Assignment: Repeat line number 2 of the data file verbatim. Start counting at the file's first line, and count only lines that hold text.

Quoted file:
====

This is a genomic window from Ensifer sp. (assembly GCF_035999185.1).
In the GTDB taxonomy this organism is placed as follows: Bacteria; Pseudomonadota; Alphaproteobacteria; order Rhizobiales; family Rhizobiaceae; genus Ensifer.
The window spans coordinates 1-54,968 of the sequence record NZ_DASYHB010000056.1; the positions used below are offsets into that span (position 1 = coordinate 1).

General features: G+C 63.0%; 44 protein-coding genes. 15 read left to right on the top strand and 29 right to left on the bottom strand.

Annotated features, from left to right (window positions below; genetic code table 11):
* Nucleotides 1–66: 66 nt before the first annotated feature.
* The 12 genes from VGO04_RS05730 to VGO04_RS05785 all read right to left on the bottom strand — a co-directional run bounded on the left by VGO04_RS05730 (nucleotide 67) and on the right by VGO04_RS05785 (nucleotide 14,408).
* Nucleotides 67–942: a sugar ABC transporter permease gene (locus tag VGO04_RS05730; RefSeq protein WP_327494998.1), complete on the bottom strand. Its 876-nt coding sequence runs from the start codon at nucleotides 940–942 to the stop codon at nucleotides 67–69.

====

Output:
In the GTDB taxonomy this organism is placed as follows: Bacteria; Pseudomonadota; Alphaproteobacteria; order Rhizobiales; family Rhizobiaceae; genus Ensifer.